Chess and Thomas’ Temperament Theory
Some good parents have been dealing with temperamentally difficult children. Highly dysfunctional parents have also been noted with successful children who have been able to cope up through their temperamental strengths. Siblings raise in the same environment and parental discipline have been noted with great differences in their responses and temperament. Children are not all alike. There are those who quickly adapts to new situations while others are slowly dealing with changes. Intense reactions are noted to some infants and there are those who have been reacting passively. The differences of a person’s reactions, adaptability and approach are called temperament. Temperament is an individual’s usual reaction pattern or manner of thinking, behaving or reacting to stimuli in the environment.
History: Concept of Temperament
Concepts about temperament are already determined since the time of Greeks. During this period, temperament is determined by the proportion of four bodily fluids present in an individual. The ancient Greek believed that blood represents cheerfulness while phlegm stands for sluggishness or apathy. Black bile signifies gloominess whilst anger is represented by yellow bile.
By the 17th century the role of the environment was emphasized in the development of temperament. During these times, the mind was considered a blank slate written and filled with input from experiences. Thus, individual differences in behavior are no longer due to inborn nature. Two centuries after, Freud’s psychoanalytic theory continued emphasis on external forces to explain temperament was noted although innate drives played a minor role in determining behavior.
During the early 20th century, temperament or behavior theory was focused on the role of environment. It is during the middle of the 20th century that researchers and clinicians were questioning about this extreme environmentalism. Among them were child psychiatrists Stella Chess and Alexander Thomas who based their argument on the faults of their psychoanalytic training.
Chess and Thomas’ Model of Temperament
Stella Chess and Alexander Thomas noticed during their practice that some children with behavioral problems had received good parenting and those who seemed well adjusted had received defective parenting. Thus, the clinicians identified nine separate characteristics that define reactivity patterns in assessing the temperament of a child. The pattern of each child’s thinking is made up of a combination of these individual elements.
- Activity Level
There is a wide difference among the level of activity in children. Some babies are rarely quiet and always on the go. As early as two weeks these infants wiggle and squirm in their cribs and when putting them to sleep, parents would find them at the other end of the bed. These babies will not stay seated in bathtubs for and refuse to be confined in playpens. Other babies, on the other hand, just stay where they are, move little and quiet. If asked which of the two type is normal, the answer is both. The reaction patterns in each type of baby reflect an extreme motor activity, which is one of the characteristics of temperament.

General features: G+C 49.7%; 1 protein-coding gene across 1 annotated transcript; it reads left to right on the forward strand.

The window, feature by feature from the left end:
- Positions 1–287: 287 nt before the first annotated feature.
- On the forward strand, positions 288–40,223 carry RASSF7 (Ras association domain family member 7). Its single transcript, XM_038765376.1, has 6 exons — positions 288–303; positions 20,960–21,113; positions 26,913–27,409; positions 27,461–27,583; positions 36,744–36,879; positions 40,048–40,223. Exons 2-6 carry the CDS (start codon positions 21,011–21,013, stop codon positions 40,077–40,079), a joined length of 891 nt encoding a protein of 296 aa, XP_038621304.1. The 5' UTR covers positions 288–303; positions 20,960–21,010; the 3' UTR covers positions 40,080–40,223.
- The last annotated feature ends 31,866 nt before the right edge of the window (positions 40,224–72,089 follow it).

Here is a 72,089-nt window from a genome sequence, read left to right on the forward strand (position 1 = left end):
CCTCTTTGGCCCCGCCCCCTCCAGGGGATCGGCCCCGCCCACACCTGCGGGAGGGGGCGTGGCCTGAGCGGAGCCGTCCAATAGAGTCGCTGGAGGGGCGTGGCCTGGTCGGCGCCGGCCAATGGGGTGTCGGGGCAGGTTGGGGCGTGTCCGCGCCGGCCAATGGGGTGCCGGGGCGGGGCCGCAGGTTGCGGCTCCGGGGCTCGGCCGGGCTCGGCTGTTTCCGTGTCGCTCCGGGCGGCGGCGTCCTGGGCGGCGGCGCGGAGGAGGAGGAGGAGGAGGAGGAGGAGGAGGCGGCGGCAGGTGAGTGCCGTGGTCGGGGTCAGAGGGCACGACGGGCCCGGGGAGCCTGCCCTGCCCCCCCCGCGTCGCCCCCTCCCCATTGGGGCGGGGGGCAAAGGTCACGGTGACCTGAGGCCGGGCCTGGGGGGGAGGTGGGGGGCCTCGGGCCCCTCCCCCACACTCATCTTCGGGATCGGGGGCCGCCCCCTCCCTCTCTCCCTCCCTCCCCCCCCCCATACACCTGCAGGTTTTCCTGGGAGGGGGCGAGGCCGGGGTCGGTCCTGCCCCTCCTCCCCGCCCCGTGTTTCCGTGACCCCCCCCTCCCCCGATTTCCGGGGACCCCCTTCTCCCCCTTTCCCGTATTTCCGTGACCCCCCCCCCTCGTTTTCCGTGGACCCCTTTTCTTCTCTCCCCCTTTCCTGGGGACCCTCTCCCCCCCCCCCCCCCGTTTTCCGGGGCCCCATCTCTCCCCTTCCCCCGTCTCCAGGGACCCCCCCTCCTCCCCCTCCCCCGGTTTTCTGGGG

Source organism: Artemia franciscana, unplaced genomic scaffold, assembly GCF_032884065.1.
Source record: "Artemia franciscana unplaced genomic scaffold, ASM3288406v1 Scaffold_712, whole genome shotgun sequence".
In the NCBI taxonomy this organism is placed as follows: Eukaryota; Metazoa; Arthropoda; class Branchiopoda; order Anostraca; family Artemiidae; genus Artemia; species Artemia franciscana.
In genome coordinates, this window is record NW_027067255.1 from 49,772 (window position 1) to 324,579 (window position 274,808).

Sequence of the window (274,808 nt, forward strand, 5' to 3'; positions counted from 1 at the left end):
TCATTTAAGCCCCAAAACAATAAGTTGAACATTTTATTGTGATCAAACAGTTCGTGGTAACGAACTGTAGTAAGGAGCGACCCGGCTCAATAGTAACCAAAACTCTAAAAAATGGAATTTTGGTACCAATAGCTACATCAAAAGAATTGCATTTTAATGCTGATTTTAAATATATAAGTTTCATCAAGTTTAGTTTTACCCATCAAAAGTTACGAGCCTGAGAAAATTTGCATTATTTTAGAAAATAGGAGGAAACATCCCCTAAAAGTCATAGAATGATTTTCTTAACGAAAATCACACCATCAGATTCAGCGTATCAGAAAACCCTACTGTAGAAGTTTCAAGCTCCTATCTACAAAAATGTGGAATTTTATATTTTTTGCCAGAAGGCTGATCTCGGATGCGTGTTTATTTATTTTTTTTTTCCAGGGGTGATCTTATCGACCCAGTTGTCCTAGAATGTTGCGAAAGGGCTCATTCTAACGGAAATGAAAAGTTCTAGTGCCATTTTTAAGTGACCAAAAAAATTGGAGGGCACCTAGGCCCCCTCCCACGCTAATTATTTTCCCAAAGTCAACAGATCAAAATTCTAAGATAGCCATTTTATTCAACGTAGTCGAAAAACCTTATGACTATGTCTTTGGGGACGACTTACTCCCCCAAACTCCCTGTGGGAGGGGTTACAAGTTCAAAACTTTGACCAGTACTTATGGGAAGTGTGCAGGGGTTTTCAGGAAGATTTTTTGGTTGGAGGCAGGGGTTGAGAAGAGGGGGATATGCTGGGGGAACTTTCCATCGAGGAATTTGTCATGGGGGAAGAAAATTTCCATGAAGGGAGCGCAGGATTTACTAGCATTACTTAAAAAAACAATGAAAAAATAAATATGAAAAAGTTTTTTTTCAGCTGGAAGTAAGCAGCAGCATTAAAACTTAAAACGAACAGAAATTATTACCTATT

A regular rhythm of a child’s physiologic functions is referred to as rhythmicity. Children with a regular rhythmicity are predictable and easy to care for because their parents learn early on what to expect from them. Babies with this type of rhythmicity tend to wake up at the same time each day, take naps at the same hour, are hungry at a regular 4-hour interval and have a bowel movement at the same time each day.
Infants with irregular rhythmicity are more difficult to care for. Children with this rhythmicity may go a long time without eating and at times gets easily hungry few minutes after feeding. Also, they rarely awaken at the same time each day and their bowel movement is unpredictable. Planning a schedule for these babies is difficult and parents must constantly adapt their own routines to the child’s.
Some children approach a new situation in an unruffled manner while some demonstrate withdrawal. This initial response with a new stimulus refers to a child’s APPROACH. For children with a positive approach, new toys are explored without apprehension. When a new food is introduced these babies accept the feeding without spitting or fussing. These babies smile and talks to strangers during initial contact.
On the other hand, children with negative approach cry at the sight of strangers, new toys and new foods. When placed at the bathtub for the first time they fuss and during vacations these children are very difficult to take with. Meeting a new childcare provider may be hard for these babies as they react so fearfully to new stimulus.